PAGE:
US 20040065092 A1
A system and method are provided for preventing the formation of ice on or removing ice from an internal surface of a turbofan engine. A splitter region, associated with a booster compressor of the turbofan engine, is identified. The splitter region has surfaces internal to the turbofan engine subject to inlet icing conditions. A resin is molded along a leading edge of the splitter region, and electric coils are installed within the resin to prevent ice build-up on the splitter region or to remove ice from the splitter region during icing conditions.
1. A system for preventing the formation of ice on or removing ice from an internal surface of a turbofan engine, comprising:
a splitter region associated with a booster compressor of the turbofan engine, the splitter region having surfaces internal to the turbofan engine subject to inlet icing conditions;
a resin molded along a leading edge of the splitter region; and
a heating means installed within the resin to prevent ice build-up on the splitter region or to remove ice from the splitter region during icing conditions.
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13. A method of preventing formation of ice on or removing ice from an internal surface of a turbofan engine, comprising the steps of:
identifying a splitter region associated with a booster compressor of the turbofan engine, the splitter region having surfaces internal to the turbofan engine subject to inlet icing conditions;
molding a resin along a leading edge of the splitter region; and
installing a heating means within the resin to prevent ice build-up on the splitter region or to remove ice from the splitter region during icing conditions.
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 The present invention relates to gas turbine engines, and, more specifically, to the deicing therein.
 During flight and/or while grounded, aircraft may encounter atmospheric conditions that cause the formation of ice on airfoils and other surfaces of the aircraft. If accumulating ice is not removed, it can change the aerodynamic profiles of the components being iced, adversely affecting the aerodynamic performance of the engine. Hence, aircraft engines are required to demonstrate the ability to operate in an icing environment to show compliance with Federal Aviation Administration requirements.
 Ice accumulation has conventionally been accommodated by configuring affected compressor airfoils with an increase in ruggedness to avoid or minimize problems caused by ice liberation. Commercial engines have been able to alleviate operability issues caused by ice accumulation by raising flight idle or ground idle speeds without violating thrust constraints. However, as technology drives commercial engines to achieve higher and higher bypass ratios, some of the operability issues are becoming more severe than encountered in the past, since more engine airflow will correspondingly increase the amount of ice accumulation which must be accommodated.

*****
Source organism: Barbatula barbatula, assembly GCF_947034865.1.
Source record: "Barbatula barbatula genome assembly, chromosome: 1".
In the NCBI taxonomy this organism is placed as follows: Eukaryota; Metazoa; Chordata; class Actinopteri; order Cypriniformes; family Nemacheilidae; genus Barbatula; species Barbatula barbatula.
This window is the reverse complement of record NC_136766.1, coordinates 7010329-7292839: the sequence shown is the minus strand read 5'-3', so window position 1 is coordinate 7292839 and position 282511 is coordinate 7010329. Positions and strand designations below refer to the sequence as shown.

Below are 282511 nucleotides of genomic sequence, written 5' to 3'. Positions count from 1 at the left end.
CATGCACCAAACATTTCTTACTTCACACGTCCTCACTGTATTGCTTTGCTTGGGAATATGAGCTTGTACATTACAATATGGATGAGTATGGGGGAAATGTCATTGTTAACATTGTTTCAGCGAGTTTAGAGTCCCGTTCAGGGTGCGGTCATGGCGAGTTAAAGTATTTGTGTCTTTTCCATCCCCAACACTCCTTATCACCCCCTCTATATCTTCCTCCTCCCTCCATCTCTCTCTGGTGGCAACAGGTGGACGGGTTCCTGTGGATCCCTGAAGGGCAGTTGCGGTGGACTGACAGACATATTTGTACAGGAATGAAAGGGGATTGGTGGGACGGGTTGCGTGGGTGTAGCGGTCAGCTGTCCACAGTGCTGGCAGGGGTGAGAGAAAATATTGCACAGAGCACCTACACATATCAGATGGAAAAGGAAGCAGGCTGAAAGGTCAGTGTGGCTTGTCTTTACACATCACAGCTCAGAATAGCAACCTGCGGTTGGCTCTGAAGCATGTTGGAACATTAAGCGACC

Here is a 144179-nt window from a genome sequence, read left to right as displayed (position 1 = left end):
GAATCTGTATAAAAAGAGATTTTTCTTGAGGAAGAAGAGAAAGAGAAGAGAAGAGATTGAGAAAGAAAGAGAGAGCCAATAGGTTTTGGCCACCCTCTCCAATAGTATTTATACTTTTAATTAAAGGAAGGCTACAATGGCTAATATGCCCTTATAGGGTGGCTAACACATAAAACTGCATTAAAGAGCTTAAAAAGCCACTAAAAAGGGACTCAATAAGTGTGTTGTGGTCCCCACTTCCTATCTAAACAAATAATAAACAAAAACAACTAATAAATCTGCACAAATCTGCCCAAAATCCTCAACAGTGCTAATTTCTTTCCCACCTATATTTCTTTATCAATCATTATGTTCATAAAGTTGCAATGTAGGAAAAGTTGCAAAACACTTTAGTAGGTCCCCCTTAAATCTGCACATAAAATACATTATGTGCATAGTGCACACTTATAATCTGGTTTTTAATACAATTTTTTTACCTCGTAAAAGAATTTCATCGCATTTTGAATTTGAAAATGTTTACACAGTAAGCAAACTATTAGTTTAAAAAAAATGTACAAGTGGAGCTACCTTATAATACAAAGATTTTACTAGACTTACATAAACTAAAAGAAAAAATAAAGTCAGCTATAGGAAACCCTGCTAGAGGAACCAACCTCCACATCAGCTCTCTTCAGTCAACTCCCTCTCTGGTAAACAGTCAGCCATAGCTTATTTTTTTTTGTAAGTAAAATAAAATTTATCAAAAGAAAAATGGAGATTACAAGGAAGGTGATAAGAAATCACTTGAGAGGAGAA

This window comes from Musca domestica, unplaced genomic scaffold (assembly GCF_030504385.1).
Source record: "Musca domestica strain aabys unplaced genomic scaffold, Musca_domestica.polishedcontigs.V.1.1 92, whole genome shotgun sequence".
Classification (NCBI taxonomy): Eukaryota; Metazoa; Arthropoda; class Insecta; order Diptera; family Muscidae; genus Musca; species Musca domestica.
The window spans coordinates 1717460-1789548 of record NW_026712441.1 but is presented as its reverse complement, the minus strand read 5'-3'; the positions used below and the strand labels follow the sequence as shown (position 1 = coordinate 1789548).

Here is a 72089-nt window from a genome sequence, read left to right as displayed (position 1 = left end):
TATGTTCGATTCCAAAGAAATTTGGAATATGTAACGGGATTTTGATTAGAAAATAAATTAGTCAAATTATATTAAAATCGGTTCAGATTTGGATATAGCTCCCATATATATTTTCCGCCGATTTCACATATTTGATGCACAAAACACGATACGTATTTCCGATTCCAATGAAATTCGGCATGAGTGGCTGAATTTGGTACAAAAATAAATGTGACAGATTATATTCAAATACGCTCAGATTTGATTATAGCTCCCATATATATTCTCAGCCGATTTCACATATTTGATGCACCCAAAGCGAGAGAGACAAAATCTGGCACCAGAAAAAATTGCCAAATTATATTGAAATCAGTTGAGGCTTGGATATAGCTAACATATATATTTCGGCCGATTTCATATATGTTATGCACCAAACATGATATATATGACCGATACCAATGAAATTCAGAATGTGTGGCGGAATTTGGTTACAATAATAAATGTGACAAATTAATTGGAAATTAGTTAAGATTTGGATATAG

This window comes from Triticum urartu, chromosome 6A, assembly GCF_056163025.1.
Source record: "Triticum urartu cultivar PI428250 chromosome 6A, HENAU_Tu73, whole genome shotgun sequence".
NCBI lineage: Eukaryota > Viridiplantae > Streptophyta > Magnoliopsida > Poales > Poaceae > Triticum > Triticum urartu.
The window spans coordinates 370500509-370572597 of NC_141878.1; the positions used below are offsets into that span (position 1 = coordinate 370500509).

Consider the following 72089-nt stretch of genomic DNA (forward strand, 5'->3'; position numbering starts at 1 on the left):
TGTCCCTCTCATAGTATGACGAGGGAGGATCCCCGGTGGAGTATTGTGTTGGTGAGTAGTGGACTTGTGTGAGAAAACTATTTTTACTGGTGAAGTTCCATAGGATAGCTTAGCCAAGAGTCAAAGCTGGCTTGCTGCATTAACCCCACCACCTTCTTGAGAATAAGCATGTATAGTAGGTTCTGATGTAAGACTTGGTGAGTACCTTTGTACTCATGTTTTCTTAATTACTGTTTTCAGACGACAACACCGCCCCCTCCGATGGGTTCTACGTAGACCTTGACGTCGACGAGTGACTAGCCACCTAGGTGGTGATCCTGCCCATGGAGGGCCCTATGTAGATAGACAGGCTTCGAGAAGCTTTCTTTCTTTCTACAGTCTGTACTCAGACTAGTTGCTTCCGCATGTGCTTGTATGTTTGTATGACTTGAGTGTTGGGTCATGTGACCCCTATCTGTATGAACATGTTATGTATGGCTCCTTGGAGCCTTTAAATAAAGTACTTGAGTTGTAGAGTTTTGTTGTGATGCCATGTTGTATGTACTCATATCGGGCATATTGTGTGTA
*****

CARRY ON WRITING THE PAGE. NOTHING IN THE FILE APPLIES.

Furthermore, ever larger fan blades that operate at slower rotational speeds are being designed with state of the art composite materials. Slow fan speeds can permit more accumulation of ice in certain icing conditions.
 One way of reducing the ice accumulation on booster airfoils is to provide heat to the inlet guide vanes (IGVs), as is disclosed in commonly assigned, co-pending U.S. application Ser. No. 09/932595. Hot air from the high pressure compressor could be allowed to flow through hollow IGVs. However, hollow IGVs tend to have an increased thickness. While the anti-ice system of such a configuration works well, there can be some performance loss with the thicker, hollow IGVs.
 An alternative to circulating air through the inlet guide vanes is to use compressor bleed air channeled through the manifold and out the splitter nose for de-icing, as was also disclosed in commonly assigned, co-pending U.S. application Ser. No. 09/932595. However, the amount of bleed compressor air used to de-ice the booster splitter leading edge is considered to be a heretofore necessary performance loss to the engine cycle. This loss is a result of the work done to the ambient air by the compressor to pressurize it and thereby melt ice off the splitter nose, which work is not then used by the turbomachinery components to produce thrust.
 It would be desirable, therefore, to provide an anti-icing technique that effectively reduces ice threat to aircraft without increasing aerodynamic total pressure losses due to the increased thickness of hollow IGVs.